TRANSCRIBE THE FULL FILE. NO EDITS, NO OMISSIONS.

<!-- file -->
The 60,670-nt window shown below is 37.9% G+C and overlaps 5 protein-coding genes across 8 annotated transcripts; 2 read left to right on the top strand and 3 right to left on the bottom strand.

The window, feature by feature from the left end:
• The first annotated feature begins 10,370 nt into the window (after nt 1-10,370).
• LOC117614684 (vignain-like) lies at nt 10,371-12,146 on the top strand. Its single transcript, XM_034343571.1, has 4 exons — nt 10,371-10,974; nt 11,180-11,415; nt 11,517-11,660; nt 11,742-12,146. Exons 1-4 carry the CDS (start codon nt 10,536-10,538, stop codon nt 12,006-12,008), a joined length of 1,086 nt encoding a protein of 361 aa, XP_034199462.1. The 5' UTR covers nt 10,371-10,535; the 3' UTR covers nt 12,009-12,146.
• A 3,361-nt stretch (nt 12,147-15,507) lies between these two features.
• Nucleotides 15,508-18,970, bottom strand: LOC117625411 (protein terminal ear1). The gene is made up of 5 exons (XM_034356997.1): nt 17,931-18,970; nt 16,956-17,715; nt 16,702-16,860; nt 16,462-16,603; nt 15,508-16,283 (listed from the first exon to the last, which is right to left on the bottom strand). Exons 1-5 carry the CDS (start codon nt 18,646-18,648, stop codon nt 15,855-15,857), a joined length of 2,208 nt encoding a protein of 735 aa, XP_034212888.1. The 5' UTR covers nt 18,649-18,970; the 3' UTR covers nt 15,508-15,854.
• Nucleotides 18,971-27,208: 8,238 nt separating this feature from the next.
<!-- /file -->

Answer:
The 60,670-nt window shown below is 37.9% G+C and overlaps 5 protein-coding genes across 8 annotated transcripts; 2 read left to right on the top strand and 3 right to left on the bottom strand.

The window, feature by feature from the left end:
• The first annotated feature begins 10,370 nt into the window (after nt 1-10,370).
• LOC117614684 (vignain-like) lies at nt 10,371-12,146 on the top strand. Its single transcript, XM_034343571.1, has 4 exons — nt 10,371-10,974; nt 11,180-11,415; nt 11,517-11,660; nt 11,742-12,146. Exons 1-4 carry the CDS (start codon nt 10,536-10,538, stop codon nt 12,006-12,008), a joined length of 1,086 nt encoding a protein of 361 aa, XP_034199462.1. The 5' UTR covers nt 10,371-10,535; the 3' UTR covers nt 12,009-12,146.
• A 3,361-nt stretch (nt 12,147-15,507) lies between these two features.
• Nucleotides 15,508-18,970, bottom strand: LOC117625411 (protein terminal ear1). The gene is made up of 5 exons (XM_034356997.1): nt 17,931-18,970; nt 16,956-17,715; nt 16,702-16,860; nt 16,462-16,603; nt 15,508-16,283 (listed from the first exon to the last, which is right to left on the bottom strand). Exons 1-5 carry the CDS (start codon nt 18,646-18,648, stop codon nt 15,855-15,857), a joined length of 2,208 nt encoding a protein of 735 aa, XP_034212888.1. The 5' UTR covers nt 18,649-18,970; the 3' UTR covers nt 15,508-15,854.
• Nucleotides 18,971-27,208: 8,238 nt separating this feature from the next.